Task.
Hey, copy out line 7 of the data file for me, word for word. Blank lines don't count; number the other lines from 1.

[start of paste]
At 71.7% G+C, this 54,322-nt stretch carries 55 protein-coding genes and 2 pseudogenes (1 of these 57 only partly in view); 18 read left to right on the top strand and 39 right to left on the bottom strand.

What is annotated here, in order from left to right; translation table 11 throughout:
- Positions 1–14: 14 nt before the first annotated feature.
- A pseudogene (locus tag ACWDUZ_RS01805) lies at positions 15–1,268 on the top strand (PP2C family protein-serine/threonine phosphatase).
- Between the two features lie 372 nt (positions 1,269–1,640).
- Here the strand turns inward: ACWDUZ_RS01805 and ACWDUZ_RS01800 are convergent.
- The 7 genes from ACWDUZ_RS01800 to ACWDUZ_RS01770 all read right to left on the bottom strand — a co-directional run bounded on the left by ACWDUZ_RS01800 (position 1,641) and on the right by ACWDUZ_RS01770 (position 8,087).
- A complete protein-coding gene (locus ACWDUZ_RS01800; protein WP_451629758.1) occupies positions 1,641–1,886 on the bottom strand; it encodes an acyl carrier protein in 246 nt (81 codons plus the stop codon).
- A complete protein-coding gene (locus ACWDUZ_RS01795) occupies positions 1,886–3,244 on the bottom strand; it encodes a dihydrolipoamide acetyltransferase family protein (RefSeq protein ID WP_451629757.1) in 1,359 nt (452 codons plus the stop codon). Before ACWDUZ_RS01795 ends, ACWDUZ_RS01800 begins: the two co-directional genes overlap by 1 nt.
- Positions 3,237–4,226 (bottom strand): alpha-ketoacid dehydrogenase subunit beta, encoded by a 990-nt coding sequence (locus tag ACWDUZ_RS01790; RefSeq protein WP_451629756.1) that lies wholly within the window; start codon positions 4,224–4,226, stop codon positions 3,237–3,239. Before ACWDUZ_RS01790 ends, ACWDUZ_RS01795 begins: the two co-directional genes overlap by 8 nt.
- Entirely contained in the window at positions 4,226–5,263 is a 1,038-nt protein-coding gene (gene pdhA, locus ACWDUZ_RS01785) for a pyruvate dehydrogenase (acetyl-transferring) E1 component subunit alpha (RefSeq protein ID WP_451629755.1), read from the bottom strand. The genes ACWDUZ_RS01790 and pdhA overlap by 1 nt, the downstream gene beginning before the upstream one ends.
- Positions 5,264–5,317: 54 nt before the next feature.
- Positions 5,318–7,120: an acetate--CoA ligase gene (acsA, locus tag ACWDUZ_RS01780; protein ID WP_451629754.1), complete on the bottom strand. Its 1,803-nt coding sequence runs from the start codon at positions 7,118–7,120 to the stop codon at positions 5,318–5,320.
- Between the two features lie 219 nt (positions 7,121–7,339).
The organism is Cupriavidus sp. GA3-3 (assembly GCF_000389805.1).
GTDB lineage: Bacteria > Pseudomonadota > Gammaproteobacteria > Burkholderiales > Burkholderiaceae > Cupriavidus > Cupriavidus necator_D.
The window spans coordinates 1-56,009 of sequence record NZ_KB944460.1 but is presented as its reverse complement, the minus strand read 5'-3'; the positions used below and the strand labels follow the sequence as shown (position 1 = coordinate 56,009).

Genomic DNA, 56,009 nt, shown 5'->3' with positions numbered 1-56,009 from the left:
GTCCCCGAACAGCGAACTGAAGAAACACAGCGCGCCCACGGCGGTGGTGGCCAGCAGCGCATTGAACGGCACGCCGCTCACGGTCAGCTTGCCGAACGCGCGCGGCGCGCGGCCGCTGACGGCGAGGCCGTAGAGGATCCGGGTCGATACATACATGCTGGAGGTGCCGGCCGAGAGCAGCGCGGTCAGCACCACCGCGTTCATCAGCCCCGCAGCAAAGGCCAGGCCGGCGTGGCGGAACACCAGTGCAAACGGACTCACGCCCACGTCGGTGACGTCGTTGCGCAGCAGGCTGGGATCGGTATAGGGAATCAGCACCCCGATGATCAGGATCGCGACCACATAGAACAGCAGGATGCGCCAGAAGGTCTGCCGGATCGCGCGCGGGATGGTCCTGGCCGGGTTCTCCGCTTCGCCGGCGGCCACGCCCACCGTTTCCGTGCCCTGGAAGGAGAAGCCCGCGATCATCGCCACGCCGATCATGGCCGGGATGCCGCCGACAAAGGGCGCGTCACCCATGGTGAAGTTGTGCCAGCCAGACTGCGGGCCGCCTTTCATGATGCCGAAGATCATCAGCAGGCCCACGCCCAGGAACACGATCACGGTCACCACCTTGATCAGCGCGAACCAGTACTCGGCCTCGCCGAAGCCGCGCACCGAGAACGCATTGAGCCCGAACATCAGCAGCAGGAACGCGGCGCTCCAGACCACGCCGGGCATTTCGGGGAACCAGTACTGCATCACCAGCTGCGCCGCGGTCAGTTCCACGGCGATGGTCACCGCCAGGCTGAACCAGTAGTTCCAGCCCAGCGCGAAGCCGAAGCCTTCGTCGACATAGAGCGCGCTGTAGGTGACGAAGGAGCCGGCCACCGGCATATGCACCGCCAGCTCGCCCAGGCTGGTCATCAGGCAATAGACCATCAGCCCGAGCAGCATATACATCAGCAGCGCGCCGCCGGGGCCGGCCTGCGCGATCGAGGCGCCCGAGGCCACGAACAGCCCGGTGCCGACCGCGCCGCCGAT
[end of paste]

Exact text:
- The 7 genes from ACWDUZ_RS01800 to ACWDUZ_RS01770 all read right to left on the bottom strand — a co-directional run bounded on the left by ACWDUZ_RS01800 (position 1,641) and on the right by ACWDUZ_RS01770 (position 8,087).